When it comes to the BSD operating systems, DragonFlyBSD's HAMMER2 is one of the most interesting innovations. HAMMER2 supports online deduplication, clustering, multiple mountable file-system roots, snapshots, compression, encryption, extensive checksumming, and other features. Over the past decade it's evolved quite nicely and in recent days has seen further enhancements.
Currently when hibernating a Linux system LZO compression is used for preserving the memory contents while a new patch series posted today by Qualcomm allow for changing out the compression API used and makes LZ4 a new option during Linux hibernation.
A nasty vulnerability has been made public today concerning Glibc's dynamic loader that can lead to full root privileges being obtained by local users. This affects Linux distributions of the past two years with the likes of Ubuntu 22.04 LTS, 23.04, Fedora 38, and others vulnerable to this local privilege escalation issue.
The biggest hindrance for using Intel Arc Graphics for Linux gaming has been the lack of Vulkan sparse support as needed for running many newer Windows DirectX 12 games atop Valve's Steam Play with Proton using VKD3D-Proton. Intel recently did implement Vulkan sparse support for ANV in Mesa 23.3 but it only works with their yet-to-be-upstreamed and still-experimental Xe kernel driver. But now Intel Linux graphics driver engineers have managed to pull off a solution for getting the sparse resources supported while using the existing i915 kernel DRM driver.
It was a decade ago that a security researcher commented on X.Org Server security being even "worse than it looks" and that the GLX code for example was "80,000 lines of sheer terror" and hundreds of bugs being uncovered throughout the codebase. In 2023 new X.Org security vulnerabilities continue to be uncovered, two of which were made public today and date back to X11R2 code from the year 1988.
Today the review embargo lifts on the first AMD-powered Framework laptop. There's one of the AMD Framework laptops in the lab for Linux testing and benchmarking but unfortunately no review for launch day due to being held up by a BIOS regression and thus unable to properly utilize accelerated graphics until a new BIOS revision is made available in the coming days.
GNU Binutils has added support for the ARCv3 32-bit and 64-bit CPU architecture.
Rust bindings are coming to the Linux kernel's workqueue (WQ) infrastructure that is used for deferring work to a kernel thread for asynchronous process execution.
As written about last month, AMD Linux engineers have been working on PMF Linux driver support for a "Smart PC Solutions Builder". The AMD Smart PC Solutions Builder feature is intended to provide OEMs with more control over system power/performance policies. It looks like systems making use of this feature are already to the marketplace or imminent with AMD having already landed the PMF firmware.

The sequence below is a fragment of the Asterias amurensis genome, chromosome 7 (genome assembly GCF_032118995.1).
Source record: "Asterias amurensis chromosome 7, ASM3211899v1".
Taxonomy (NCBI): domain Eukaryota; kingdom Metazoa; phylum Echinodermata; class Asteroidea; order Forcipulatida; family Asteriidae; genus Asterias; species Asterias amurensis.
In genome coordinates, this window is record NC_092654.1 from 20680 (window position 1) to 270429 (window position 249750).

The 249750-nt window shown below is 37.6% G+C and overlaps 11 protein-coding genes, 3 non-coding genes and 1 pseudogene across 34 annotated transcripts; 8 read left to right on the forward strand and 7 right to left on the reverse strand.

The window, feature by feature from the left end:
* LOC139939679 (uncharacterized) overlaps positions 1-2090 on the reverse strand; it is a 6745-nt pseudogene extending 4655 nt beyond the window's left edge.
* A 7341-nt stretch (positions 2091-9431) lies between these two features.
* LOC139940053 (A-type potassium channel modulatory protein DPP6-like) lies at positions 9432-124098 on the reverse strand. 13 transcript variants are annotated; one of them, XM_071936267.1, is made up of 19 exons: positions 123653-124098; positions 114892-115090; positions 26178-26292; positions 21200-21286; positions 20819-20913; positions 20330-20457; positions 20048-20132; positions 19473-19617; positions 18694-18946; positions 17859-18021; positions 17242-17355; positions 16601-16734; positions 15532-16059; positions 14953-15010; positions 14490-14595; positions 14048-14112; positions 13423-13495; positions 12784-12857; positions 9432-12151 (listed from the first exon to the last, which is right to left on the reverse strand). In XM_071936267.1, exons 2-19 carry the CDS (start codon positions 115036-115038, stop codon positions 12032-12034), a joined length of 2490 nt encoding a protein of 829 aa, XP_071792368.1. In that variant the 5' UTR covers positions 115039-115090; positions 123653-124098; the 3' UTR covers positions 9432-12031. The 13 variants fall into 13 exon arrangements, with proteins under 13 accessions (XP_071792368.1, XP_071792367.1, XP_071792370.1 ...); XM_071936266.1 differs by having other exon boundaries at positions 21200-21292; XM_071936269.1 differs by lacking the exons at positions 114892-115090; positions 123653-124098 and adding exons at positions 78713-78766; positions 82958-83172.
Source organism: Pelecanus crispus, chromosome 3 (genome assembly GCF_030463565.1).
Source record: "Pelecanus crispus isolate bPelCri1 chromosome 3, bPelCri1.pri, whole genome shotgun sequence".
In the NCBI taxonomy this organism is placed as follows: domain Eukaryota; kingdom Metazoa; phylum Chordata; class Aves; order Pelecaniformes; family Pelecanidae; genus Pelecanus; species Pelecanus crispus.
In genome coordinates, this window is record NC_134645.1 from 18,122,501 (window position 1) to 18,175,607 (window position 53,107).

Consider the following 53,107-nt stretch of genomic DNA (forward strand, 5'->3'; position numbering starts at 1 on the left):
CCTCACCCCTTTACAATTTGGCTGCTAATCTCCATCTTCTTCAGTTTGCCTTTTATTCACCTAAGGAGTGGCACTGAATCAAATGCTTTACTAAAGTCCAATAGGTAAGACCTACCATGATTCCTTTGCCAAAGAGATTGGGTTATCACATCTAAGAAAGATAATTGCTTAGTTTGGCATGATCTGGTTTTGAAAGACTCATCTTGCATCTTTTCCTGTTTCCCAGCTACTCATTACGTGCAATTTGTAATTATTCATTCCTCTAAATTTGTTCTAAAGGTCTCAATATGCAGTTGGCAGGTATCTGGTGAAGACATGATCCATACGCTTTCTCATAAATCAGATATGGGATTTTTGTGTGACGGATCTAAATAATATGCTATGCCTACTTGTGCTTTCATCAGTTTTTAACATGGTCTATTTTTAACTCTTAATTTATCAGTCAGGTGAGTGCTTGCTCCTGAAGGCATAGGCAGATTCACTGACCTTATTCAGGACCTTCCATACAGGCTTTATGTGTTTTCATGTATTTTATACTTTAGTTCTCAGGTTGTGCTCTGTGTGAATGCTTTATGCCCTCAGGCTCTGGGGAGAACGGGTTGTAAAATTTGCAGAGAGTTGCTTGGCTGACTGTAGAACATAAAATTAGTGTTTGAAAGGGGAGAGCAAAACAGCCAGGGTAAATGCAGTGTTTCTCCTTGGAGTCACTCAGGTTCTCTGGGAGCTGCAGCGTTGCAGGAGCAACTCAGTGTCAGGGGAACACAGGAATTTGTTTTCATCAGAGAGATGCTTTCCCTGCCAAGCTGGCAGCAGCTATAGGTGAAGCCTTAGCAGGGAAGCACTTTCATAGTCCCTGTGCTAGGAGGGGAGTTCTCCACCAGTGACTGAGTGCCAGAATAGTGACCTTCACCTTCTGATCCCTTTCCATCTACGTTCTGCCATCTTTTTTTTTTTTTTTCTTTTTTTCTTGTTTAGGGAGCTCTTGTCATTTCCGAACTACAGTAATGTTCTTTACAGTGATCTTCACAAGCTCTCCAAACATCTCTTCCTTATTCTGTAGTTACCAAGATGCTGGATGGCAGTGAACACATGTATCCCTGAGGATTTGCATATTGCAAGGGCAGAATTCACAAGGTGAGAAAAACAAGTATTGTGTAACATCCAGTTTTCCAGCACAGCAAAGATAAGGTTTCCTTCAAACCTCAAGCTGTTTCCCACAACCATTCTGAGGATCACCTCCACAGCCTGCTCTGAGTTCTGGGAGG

Adding to the list of notable features coming with Mesa 23.3 later this quarter is enabling delta color compression (DCC) for multi-sample anti-aliasing (MSAA) images on AMD RDNA3 (GFX11) graphics processors.
A Phoronix reader recently published a guide that at its heart is a set of commands aimed at boosting the performance of SteamOS on the AMD APU powered Steam Deck. Here are some benchmarks showing the performance impact from these changes on the SteamOS 3.5 Preview release.
Checking for the presence of Intel virtualization (VMX) support and it being enabled can be easily achieved by looking at the flags in /proc/cpuinfo. But to this point AMD virtualization (SVM) has always been shown to user-space via /proc/cpuinfo even when the BIOS/platform has disabled SVM functionality. Finally for Linux 6.7 this oversight is being corrected.
Similar to Embree 4.0 adding Intel graphics acceleration earlier this year via SYCL, Intel's OpenVKL library that is also part of their oneAPI rendering toolkit has now added SYCL graphics acceleration with OpenVKL 2.0.
Python 3.12 is out today as the latest major feature release for this extremely popular programming language. Python 3.12 continues the trend of recent releases of enhancing the performance while continuing to introduce exciting new functionality.
The Linux kernel's Fair Queue "FQ" network packet scheduling algorithm that is celebrating its 10th anniversary since being mainlined in the Linux 3.12 kernel cycle is celebrating by rolling out some performance optimizations with the next version of the Linux kernel.
The long ongoing saga of upstreaming AMD's Pensando Elba SoC support is now partially over with the initial enablement patches around the DeviceTree being queued as part of the SoC changes destined for the Linux 6.7 kernel cycle.
The Linux Mint project has released an "Edge" ISO of Linux Mint 21.2 that is intended for users of new PC hardware where it's unable to boot the current Linux Mint release due to its older kernel version.
The past several Linux kernel cycles has seen Loongson engineers working on implementing more kernel features for LoongArch, the MIPS-derived and RISC-V-inspired architecture out of China for domestic PCs. The performance of LoongArch CPUs so far still aren't competitive to x86_64 or Arm hardware but at least slowly are becoming more practical with more features being wired up. The latest milestone is the Kernel-based Virtual Machine (KVM) virtualization support appearing ready ahead of Linux 6.7.